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    Hmm, but you could already control whether a function was inlined by defining versions with and without __attribute__((always_inline)), i.e.

    /* In header */
    __attribute__((inline)) static inline int foo_inline(int x) { ... };
    int foo(int x);
    
    /* In some .c file */
    int foo(int x) { return foo_inline(x); }
    

    __attribute__((flatten)) seems to be interesting chiefly because it recursively inlines functions, i.e. inlines functions called from foo_inline() above. Right?

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      There’s still a couple of things thing missing. Today these are possible:

      • A function definition can require that it always be inlined by all callers (always_inline)
      • A function definition can require that it never be inlined by any caller (noinline)
      • A caller can require all functions are inlined, recursively unless the explicitly opt out.

      The obvious missing thing from this {inline, noinline} decision made by {caller, callee} quad is that there’s no per-function flag to specify that no functions are inlined unless they are always_inline. The other important ones that are missing are the ability to specify inline / no-inline at individual call sites, rather than at the calling function.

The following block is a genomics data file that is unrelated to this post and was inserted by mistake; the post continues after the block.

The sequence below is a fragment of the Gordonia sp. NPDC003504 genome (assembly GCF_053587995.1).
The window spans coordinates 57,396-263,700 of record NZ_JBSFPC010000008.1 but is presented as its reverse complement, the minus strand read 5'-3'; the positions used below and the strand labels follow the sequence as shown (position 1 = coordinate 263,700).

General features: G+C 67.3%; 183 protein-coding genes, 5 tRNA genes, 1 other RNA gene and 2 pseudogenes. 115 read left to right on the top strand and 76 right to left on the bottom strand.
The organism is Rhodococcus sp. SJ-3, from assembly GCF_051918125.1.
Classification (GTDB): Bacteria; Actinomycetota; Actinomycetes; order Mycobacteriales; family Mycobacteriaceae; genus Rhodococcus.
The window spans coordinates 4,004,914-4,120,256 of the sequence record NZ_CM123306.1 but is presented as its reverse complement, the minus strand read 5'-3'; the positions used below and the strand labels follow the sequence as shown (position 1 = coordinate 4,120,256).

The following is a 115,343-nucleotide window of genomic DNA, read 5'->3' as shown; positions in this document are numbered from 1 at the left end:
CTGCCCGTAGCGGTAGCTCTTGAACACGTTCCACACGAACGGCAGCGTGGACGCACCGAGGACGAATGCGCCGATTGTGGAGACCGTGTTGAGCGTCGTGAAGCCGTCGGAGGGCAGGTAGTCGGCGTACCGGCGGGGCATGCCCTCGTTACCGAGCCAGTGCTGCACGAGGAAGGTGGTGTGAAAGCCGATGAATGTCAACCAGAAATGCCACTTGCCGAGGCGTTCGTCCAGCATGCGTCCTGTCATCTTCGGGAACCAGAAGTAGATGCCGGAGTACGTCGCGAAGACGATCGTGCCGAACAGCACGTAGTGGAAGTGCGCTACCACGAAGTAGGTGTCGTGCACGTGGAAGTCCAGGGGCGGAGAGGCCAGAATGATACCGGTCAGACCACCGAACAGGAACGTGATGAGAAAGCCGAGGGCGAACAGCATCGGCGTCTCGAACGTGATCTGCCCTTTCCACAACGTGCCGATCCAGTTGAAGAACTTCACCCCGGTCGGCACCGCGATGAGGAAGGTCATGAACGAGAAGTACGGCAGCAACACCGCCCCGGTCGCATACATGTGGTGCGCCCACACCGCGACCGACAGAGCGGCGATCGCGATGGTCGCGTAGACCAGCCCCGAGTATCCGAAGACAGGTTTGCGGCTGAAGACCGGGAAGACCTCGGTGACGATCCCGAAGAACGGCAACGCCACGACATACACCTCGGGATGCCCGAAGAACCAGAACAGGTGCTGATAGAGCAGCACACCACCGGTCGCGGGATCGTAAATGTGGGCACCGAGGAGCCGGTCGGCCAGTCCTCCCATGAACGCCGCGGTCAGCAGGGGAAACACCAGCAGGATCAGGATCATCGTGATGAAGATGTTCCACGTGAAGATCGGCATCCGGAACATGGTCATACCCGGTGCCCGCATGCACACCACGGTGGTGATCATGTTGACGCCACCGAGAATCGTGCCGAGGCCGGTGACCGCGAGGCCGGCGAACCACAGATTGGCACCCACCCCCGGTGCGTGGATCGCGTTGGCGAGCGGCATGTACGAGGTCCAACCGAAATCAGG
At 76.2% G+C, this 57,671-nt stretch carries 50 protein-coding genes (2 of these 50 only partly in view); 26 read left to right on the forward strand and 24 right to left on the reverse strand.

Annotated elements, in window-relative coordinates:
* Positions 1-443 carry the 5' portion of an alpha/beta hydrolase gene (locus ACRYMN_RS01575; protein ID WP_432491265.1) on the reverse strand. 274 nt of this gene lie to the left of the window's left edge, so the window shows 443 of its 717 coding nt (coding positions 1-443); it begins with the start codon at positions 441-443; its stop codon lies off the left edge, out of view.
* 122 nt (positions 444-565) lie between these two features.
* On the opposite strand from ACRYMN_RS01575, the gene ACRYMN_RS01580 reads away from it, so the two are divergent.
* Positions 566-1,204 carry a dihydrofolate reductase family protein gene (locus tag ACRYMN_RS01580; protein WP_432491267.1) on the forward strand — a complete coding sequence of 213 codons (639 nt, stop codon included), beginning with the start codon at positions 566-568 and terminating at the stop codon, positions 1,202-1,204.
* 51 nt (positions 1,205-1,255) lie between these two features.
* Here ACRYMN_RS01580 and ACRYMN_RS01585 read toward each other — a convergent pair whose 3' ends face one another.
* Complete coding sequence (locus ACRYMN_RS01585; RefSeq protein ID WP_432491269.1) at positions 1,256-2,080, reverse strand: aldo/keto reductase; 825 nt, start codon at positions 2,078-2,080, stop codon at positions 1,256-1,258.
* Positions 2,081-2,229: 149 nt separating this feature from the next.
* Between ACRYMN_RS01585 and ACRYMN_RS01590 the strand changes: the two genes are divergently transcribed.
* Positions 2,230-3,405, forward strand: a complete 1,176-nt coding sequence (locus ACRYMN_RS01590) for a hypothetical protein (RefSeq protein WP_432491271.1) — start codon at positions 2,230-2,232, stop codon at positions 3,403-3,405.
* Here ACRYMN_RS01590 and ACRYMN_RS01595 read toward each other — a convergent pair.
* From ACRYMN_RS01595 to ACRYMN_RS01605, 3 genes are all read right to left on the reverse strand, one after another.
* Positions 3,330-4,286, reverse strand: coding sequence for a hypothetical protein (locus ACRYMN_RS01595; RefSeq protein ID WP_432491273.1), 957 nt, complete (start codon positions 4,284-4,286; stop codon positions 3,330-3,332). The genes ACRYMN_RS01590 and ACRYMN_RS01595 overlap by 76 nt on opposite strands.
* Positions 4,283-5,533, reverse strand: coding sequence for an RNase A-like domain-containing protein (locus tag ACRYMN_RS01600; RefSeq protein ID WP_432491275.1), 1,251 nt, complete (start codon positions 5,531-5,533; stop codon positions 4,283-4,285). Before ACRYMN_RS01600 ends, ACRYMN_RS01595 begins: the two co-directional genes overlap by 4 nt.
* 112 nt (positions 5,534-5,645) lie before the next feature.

Of course, this assumes that your compiler is doing full function inlining. With branch weights, there’s a lot of work on partial inlining, where you either inline only the hot paths or do things like inline guards that can probably be eliminated in some callers and outline the rest of the function.

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        Must be in the same translation unit.

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          is it true that always_inline always causes a function to be inlined? my impression is that it’s up to the compiler still, and in some/many cases things marked always_inline aren’t inlined, but i haven’t actually investigated this at all…

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            There are various things that will prevent the compiler from inlining even in the presence of “always_inline”. For example:

            • recursive functions
            • C varargs
            • dynamic alloca()

            You can look at the LLVM source code to see what causes it to disable inlining. :)